A national support service representing children in family court cases has opened up its data to researchers as part of wider efforts to understand how well the family justice system is working.
Cafcass has transferred its file data to the Secure Anonymised Information Linkage (SAIL) Databank, which is based at the University of Swansea. Cafcass said the move was part of a strategy to exchange knowledge and learning with key partners such as the Nuffield Family Justice Observatory, set up by the Nuffield Foundation to improve the use of data and research in the family justice system.
Jacky Tiotto, Cafcass chief executive, said: ‘Making our data fully accessible to UK researchers means we will have more opportunity to heighten our understanding of the needs of families and carers involved in family court proceedings. We hope to improve our understanding about what makes the most positive difference in children’s lives and to build this knowledge into future reform.
‘The more evidence-based expertise we have about children, their families and their pathways through the family justice system, the better we can support them and ensure they receive the help and support they need.’
The Nuffield Family Justice Observatory, the Centre for Child and Family Justice Research at the University of Lancaster and the SAIL databank have established a ‘data partnership’.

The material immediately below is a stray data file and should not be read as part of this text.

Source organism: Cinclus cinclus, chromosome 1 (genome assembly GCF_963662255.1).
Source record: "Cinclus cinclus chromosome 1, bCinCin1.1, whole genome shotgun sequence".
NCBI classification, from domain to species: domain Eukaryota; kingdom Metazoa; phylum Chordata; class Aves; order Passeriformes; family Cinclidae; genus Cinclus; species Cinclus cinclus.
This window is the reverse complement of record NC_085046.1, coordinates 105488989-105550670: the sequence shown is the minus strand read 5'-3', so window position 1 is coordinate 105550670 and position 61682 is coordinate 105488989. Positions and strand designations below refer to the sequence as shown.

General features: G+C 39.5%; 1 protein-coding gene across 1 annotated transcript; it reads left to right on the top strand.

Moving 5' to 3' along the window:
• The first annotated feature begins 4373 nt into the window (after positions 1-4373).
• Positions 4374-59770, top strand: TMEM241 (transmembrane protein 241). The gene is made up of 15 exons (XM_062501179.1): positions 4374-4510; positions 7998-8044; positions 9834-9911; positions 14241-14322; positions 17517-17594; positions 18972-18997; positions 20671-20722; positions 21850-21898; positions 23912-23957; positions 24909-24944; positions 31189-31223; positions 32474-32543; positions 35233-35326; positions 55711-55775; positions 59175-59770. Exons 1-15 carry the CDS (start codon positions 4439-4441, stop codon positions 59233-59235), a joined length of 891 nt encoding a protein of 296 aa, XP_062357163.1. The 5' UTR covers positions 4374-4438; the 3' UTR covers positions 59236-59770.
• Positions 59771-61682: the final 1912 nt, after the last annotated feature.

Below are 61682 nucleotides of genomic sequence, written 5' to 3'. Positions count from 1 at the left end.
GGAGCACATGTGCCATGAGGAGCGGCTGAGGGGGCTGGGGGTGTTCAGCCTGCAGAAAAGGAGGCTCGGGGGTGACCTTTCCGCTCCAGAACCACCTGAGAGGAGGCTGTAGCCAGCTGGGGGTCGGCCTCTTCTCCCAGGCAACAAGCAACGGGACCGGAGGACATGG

Lisa Harker, director of the Nuffield Family Justice Observatory, said the partnership created an opportunity to ‘shed light on how the system is working’ and ‘improve evidence-informed decision-making’.
The observatory's chair, former family division president Sir James Munby, told the Westminster Legal Policy Forum that the database was an ‘astonishing breakthrough’ for public family law.
Munby was speaking at the forum on improving data and research evidence in family justice, where he criticised FamilyMan, a case management system which is used in family courts. He said: ‘It’s a scandal that it’s still useless kit that the court is expected to cope with. It is impossible to gather useful, workable data by mining FamilyMan.’
In private family law, Munby said there was a ‘mountain of anecdotal material’ but nothing in terms of knowledge. He repeated his suggestion for a six-month survey, recording key information in every case under part II of the Children Act 1989 and part IV of the Family Law Act 1996.